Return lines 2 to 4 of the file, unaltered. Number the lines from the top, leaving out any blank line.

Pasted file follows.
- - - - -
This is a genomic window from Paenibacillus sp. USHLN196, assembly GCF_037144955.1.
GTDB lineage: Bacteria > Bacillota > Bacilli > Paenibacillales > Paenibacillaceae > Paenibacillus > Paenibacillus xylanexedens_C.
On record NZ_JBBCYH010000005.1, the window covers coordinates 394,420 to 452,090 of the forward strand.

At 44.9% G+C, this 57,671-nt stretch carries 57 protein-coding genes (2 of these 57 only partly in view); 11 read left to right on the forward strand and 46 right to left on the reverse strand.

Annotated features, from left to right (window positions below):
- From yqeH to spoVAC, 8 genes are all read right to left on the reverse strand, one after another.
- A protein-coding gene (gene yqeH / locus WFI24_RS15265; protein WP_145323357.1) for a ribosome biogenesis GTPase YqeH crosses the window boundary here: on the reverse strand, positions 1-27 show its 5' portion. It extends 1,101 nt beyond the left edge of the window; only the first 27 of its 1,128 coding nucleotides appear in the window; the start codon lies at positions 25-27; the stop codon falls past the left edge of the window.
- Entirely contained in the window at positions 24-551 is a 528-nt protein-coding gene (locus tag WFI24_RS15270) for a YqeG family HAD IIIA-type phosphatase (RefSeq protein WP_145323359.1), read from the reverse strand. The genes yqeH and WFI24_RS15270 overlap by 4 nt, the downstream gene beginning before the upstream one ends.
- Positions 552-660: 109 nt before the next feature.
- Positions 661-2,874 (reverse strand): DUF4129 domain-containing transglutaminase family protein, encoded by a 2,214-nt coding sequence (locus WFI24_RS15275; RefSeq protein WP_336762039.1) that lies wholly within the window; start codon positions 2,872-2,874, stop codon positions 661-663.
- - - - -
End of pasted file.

GTDB lineage: Bacteria > Bacillota > Bacilli > Paenibacillales > Paenibacillaceae > Paenibacillus > Paenibacillus xylanexedens_C.
On record NZ_JBBCYH010000005.1, the window covers coordinates 394,420 to 452,090 of the forward strand.

At 44.9% G+C, this 57,671-nt stretch carries 57 protein-coding genes (2 of these 57 only partly in view); 11 read left to right on the forward strand and 46 right to left on the reverse strand.